My pleasure, Ivan. Your music, and that of The Madeira is of high quality and definitely the product of much more than casual thought. I have a feeling that it will weather the passing of the years quite well. Hail Poseidon! has been running through my mind all day.

While it’s not on this album, let me take the opportunity to say the Dawn In Cadiz is a wonderful classical composition. One of these days, when I’m feeling a bit more motivated, I might try learning it on classical guitar.

The artist formerly known as: Synchro

When Surf Guitar is outlawed only outlaws will play Surf Guitar.
My Guitar WebSite
Dead Thread

Thanks so very, very much again, synchro! I really appreciate it, especially the compliments about Dawn in Cadiz and Hail, Poseidon!, also some of my very favorites from our Ancient Winds album! (Both songwriting collaborations, and much better for it, incidentally!)

And here's another brand new review of "Center of the Surf", this one by Hunter King at Storm Surge of Reverb, a New Orleans surf music radio show, and it's once again super positive! HUGE thanks to Hunter!! Here are a few excerpts:

"Center of the Surf is a live recording of surf giants...a band that will go down as one of the greatest to play this music... Here’s a secret: I love recorded music, possibly more than live music and very few bands that I love sound better than their album to me. The Madeira sounded better live, and this recording of them live sounds better than they did live... It’s an absolutely glorious amount of noise, a gigantic wall of sound that’ll leave you thinking “whoa” in-between tracks."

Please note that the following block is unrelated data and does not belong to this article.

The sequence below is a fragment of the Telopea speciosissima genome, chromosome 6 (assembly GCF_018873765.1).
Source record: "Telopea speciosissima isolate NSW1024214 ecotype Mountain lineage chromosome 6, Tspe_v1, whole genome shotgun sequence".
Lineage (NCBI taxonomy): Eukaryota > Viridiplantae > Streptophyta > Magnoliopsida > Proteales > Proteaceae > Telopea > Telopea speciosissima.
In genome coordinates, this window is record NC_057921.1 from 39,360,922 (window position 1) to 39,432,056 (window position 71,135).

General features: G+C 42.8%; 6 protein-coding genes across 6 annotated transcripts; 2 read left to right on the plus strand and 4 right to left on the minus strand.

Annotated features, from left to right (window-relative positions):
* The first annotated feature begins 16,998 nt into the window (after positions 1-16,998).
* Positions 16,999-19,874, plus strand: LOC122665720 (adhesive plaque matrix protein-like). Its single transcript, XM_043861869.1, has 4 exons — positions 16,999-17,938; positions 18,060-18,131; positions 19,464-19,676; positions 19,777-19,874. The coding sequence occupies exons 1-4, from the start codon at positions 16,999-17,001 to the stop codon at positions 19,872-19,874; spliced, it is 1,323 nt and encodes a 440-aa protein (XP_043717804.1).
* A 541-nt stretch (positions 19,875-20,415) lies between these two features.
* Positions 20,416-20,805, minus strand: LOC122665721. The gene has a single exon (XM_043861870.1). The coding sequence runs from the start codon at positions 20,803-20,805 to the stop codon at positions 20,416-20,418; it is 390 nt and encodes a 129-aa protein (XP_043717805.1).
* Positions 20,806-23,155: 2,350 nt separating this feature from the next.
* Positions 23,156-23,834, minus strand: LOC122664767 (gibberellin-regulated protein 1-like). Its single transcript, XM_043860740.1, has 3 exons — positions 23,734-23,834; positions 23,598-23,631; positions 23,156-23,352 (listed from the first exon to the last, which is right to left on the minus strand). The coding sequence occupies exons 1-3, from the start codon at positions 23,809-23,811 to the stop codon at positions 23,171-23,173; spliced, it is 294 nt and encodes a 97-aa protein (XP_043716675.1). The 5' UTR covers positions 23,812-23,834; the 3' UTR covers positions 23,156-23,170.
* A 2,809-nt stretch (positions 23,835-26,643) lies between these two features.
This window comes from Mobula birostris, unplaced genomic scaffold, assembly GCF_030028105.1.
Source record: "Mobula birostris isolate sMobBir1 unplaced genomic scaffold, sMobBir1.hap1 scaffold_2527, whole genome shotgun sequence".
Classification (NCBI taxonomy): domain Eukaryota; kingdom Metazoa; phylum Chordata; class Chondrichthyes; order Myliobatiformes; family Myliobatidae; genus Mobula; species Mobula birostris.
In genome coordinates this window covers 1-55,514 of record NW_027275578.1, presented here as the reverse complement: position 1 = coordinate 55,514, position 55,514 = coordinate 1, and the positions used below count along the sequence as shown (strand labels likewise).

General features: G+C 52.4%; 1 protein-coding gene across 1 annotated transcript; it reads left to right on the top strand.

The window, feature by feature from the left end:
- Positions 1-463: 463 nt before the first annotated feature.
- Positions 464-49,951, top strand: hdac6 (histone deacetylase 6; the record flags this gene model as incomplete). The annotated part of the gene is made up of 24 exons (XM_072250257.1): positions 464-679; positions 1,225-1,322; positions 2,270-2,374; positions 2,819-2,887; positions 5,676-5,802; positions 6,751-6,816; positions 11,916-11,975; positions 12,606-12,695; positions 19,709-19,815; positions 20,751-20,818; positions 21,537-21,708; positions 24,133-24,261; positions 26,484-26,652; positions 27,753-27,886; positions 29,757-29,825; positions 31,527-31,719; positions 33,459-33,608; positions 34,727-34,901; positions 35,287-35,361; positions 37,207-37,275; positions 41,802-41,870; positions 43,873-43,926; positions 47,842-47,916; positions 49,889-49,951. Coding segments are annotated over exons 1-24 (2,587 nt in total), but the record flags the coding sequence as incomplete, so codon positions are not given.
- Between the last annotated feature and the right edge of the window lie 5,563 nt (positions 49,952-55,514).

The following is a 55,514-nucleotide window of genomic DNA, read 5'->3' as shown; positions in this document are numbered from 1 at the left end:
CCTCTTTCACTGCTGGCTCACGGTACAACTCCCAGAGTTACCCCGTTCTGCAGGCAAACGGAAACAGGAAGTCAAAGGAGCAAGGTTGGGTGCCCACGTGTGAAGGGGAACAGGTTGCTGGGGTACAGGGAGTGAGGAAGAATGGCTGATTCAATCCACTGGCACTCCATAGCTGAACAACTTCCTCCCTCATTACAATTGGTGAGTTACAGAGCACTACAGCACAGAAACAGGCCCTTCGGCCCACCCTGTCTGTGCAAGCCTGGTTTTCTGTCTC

"Listening to it as I type and hearing the pure power behind “Dilmohammed” it’s hard to believe that it hasn’t gotten to the awe-inspiring climax of the event. That being when they were joined by Jonpaul Balak and John Blair for a ridiculous 5 guitar massacre. Those are on the three final tracks here, and add more teeth to a an already very bitey guitar sound. It really does sound massive and ferocious, and not to mention they’re played at a faster tempo than their album versions."

"This is a really incredible live record and perhaps the best way to hear some of the greatest hits of one of the greatest surf bands. What more can you say? Grab it from Double Crown Records."

Ivan
The Madeira Official Website
The Madeira on Facebook
The Blair-Pongracic Band on Facebook